New York Times To Chelsea: You've Dropped Dead
The New York Times has summed up all of 2007's visual arts activity in three scant articles. At the back of the paper. Each one of them more of an indictment than a summation.
Holland Cotter played the straight man and attempted a legitimate trip down memory lane, but could only attack such an exercise after deploying a disclaimer, making the gist of his article go something like this:
Art is merely businessy slick marketing. These were the few things that escaped this glossy existential vacuum. Some of them were kind of dumb. But at least I remembered them.
Roberta Smith opted for more of a two-bird salute. Instead of traipsing through the year that was, she wrote a stiff memo condemning us all for sanitizing and professionalizing a business that is best left to dirty unprofessionals who don't quite know what they are doing. She did this by focusing on three words we all use when we talk about art, and yes. This is an effective strategy for dispatching lots of serious problems in a thousand words. Words like reference or imbricate do point directly at (more than) a year of gobbledygook posturing as actual intellectualism. The word practice is an efficient vehicle for unpacking the problem of the MFA; the professionalism it creates; and how that professionalism devastates the artist's ability to make no sense and solve no problem.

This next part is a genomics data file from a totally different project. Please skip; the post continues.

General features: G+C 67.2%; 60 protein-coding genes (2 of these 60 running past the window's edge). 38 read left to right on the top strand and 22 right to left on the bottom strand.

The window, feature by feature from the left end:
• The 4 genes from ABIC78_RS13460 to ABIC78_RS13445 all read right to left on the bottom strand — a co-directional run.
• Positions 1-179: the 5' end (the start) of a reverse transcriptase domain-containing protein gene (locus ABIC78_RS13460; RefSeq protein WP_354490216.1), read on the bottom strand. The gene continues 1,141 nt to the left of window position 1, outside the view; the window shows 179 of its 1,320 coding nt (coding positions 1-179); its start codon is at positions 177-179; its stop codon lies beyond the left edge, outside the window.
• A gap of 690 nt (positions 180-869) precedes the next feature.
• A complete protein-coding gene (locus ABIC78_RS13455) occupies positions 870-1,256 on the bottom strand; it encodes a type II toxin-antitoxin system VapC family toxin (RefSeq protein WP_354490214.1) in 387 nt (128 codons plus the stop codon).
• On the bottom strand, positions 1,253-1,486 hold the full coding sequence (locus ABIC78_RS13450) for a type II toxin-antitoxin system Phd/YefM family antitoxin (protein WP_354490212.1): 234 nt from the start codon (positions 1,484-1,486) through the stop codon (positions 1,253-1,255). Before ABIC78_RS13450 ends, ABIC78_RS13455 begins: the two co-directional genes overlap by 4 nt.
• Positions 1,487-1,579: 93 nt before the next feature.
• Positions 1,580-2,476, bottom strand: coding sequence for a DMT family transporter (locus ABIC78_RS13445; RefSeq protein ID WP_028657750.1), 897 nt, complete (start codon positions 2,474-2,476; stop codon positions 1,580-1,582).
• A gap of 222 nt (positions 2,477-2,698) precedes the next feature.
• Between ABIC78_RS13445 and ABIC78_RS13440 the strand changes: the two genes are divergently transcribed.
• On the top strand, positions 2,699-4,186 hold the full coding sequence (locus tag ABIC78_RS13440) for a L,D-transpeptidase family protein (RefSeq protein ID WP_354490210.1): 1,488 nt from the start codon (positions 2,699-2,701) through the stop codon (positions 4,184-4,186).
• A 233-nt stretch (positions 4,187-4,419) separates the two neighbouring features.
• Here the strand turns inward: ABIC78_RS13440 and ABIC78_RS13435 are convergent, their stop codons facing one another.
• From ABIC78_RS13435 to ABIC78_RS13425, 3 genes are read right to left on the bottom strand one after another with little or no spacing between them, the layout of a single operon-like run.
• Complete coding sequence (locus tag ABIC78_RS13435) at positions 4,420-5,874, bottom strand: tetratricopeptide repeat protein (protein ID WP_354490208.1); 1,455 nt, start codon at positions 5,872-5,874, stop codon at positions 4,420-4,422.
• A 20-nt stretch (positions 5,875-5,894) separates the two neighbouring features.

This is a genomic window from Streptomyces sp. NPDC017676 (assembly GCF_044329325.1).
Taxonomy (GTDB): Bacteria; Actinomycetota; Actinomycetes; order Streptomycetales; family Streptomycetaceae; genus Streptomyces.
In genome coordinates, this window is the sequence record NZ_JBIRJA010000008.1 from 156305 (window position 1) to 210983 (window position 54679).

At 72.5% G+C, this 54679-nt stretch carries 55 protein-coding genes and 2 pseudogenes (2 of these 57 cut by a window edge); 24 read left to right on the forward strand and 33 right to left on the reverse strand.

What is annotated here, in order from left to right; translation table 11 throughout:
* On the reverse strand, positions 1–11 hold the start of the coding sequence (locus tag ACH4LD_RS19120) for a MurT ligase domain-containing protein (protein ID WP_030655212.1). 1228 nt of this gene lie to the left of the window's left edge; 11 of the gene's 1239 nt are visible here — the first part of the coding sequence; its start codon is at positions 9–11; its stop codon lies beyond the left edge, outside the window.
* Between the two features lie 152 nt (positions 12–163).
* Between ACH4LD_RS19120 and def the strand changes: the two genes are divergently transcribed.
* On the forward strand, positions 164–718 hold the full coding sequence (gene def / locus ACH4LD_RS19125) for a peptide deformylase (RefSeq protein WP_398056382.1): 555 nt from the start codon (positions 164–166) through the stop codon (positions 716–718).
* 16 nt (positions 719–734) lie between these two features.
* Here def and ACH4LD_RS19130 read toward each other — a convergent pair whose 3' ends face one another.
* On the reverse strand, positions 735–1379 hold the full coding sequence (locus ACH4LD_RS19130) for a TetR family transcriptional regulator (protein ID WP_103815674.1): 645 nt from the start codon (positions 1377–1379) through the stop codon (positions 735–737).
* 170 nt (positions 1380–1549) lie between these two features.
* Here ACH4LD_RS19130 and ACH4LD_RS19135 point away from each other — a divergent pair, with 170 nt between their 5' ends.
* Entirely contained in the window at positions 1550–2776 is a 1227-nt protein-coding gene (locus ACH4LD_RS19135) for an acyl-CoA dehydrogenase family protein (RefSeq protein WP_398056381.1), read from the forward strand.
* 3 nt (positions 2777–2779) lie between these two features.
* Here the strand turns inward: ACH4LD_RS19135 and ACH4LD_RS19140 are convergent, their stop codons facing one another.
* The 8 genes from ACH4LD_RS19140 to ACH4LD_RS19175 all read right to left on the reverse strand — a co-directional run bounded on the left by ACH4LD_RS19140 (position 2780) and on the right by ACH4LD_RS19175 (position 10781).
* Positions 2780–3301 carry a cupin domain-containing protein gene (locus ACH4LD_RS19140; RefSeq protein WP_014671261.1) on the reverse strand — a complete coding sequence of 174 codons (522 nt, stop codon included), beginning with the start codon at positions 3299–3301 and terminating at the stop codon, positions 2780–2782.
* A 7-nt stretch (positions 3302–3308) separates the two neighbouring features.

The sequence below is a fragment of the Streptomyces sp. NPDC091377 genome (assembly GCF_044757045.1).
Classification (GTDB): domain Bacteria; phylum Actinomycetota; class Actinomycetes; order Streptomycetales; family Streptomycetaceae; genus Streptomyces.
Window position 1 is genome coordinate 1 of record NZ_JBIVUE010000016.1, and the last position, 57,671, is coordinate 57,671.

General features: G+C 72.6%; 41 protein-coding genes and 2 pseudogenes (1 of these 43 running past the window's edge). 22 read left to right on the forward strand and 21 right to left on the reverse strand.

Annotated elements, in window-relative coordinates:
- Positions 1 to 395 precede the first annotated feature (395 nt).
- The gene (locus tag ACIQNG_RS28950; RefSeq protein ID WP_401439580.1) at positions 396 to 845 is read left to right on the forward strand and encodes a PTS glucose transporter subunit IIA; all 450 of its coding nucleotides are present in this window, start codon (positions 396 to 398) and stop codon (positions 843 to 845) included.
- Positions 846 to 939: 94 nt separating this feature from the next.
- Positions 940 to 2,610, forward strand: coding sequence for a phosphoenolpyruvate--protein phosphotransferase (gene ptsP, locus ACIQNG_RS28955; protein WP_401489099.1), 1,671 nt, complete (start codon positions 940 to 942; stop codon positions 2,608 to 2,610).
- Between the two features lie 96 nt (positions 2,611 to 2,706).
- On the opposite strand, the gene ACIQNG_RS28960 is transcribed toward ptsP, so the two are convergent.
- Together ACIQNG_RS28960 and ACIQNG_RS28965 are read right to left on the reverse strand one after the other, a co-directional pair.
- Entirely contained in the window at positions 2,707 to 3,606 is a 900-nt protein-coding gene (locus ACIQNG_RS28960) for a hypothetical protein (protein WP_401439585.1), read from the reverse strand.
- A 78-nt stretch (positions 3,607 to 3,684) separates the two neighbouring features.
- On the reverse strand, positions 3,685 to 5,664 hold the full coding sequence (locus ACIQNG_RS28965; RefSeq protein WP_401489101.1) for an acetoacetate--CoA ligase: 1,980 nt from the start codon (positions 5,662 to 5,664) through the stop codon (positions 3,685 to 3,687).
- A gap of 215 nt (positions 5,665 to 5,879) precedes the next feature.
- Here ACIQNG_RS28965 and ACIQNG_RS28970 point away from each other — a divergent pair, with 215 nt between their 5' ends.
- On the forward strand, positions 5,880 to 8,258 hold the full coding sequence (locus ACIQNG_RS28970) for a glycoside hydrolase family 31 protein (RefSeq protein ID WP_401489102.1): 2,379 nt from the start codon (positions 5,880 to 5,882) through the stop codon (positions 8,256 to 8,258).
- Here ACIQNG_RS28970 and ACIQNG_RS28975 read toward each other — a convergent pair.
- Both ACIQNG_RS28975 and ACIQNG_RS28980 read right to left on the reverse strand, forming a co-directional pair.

Carol Vogel's little back-page ditty on, basically, stuntsmanship as lame visual art, rounded out this trifecta nicely. Consider the gauntlet thrown! Finally, instead of just not covering arts very much, the paper of record has very clearly explained why visual arts receives so little coverage. From the sound of three of its arts journalists, it sounds like there is little happening that is legitimately "fit to print."
There is nowhere to go but up!